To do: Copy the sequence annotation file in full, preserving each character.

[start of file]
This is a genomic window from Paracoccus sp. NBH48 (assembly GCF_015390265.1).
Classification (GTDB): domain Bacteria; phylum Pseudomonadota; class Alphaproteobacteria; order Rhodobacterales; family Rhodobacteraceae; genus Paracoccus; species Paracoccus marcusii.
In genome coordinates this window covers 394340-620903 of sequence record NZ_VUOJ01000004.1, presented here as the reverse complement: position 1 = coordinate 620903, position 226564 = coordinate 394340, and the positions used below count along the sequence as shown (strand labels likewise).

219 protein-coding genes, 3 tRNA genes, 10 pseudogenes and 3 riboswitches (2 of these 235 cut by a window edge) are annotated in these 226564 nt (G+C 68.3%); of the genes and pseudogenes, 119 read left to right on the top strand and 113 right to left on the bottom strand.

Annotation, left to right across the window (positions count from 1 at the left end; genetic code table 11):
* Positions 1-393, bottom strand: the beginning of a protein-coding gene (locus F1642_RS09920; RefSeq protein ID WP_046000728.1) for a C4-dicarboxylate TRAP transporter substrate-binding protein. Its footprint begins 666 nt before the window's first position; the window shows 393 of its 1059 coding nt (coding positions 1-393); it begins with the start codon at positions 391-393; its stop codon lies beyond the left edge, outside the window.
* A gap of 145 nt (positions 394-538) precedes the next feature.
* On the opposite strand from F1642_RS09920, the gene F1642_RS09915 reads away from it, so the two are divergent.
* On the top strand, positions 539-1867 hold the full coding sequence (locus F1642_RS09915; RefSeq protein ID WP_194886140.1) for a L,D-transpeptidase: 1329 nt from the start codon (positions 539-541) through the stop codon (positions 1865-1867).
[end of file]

This is a genomic window from Paracoccus sp. NBH48 (assembly GCF_015390265.1).
Classification (GTDB): domain Bacteria; phylum Pseudomonadota; class Alphaproteobacteria; order Rhodobacterales; family Rhodobacteraceae; genus Paracoccus; species Paracoccus marcusii.
In genome coordinates this window covers 394340-620903 of sequence record NZ_VUOJ01000004.1, presented here as the reverse complement: position 1 = coordinate 620903, position 226564 = coordinate 394340, and the positions used below count along the sequence as shown (strand labels likewise).

219 protein-coding genes, 3 tRNA genes, 10 pseudogenes and 3 riboswitches (2 of these 235 cut by a window edge) are annotated in these 226564 nt (G+C 68.3%); of the genes and pseudogenes, 119 read left to right on the top strand and 113 right to left on the bottom strand.

Annotation, left to right across the window (positions count from 1 at the left end; genetic code table 11):
* Positions 1-393, bottom strand: the beginning of a protein-coding gene (locus F1642_RS09920; RefSeq protein ID WP_046000728.1) for a C4-dicarboxylate TRAP transporter substrate-binding protein. Its footprint begins 666 nt before the window's first position; the window shows 393 of its 1059 coding nt (coding positions 1-393); it begins with the start codon at positions 391-393; its stop codon lies beyond the left edge, outside the window.
* A gap of 145 nt (positions 394-538) precedes the next feature.
* On the opposite strand from F1642_RS09920, the gene F1642_RS09915 reads away from it, so the two are divergent.
* On the top strand, positions 539-1867 hold the full coding sequence (locus F1642_RS09915; RefSeq protein ID WP_194886140.1) for a L,D-transpeptidase: 1329 nt from the start codon (positions 539-541) through the stop codon (positions 1865-1867).